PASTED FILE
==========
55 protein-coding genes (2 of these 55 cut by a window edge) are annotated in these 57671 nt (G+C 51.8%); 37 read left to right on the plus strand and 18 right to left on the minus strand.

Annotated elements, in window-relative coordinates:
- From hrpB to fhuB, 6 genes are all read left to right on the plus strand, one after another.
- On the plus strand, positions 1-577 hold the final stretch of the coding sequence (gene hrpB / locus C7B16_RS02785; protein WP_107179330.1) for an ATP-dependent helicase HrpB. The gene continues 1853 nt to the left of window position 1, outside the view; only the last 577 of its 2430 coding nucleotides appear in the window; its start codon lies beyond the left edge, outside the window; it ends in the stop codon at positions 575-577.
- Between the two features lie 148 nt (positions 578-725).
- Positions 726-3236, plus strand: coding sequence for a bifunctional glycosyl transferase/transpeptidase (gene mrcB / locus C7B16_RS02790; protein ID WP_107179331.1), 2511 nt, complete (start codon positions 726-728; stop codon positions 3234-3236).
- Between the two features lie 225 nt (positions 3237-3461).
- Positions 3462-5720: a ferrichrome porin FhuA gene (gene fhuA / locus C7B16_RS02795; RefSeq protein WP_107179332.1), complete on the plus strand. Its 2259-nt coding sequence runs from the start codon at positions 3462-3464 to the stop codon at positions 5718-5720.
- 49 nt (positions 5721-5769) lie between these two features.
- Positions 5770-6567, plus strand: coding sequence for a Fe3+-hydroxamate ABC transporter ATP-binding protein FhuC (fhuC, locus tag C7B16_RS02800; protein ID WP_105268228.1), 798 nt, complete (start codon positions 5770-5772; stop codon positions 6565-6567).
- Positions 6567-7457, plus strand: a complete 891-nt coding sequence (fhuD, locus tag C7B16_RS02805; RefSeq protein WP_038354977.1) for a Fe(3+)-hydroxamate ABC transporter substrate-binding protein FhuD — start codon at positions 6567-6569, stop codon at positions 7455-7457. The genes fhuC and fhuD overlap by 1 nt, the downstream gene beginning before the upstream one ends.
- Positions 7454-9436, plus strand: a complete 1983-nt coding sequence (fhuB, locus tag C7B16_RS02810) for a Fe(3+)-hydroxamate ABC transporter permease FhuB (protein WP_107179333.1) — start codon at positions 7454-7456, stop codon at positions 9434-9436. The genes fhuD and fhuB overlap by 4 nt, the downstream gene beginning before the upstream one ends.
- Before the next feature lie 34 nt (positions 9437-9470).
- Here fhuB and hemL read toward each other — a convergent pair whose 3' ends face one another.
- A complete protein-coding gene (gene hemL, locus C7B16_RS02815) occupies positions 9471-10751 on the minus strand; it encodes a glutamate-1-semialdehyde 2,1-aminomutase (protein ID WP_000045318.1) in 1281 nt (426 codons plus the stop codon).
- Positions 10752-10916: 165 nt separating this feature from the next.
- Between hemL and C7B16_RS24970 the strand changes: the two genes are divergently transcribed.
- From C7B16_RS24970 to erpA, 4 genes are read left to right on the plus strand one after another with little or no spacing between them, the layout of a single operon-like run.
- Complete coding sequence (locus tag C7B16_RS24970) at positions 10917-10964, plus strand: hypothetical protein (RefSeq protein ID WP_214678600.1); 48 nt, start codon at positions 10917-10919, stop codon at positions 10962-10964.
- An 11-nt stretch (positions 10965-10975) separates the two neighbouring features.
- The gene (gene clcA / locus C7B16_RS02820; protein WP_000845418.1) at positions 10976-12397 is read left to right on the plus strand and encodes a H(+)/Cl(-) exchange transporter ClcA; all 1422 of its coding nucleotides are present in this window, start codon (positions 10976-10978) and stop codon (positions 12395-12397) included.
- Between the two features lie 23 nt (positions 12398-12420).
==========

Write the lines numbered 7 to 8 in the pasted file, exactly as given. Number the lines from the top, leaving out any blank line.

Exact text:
- Between the two features lie 225 nt (positions 3237-3461).
- Positions 3462-5720: a ferrichrome porin FhuA gene (gene fhuA / locus C7B16_RS02795; RefSeq protein WP_107179332.1), complete on the plus strand. Its 2259-nt coding sequence runs from the start codon at positions 3462-3464 to the stop codon at positions 5718-5720.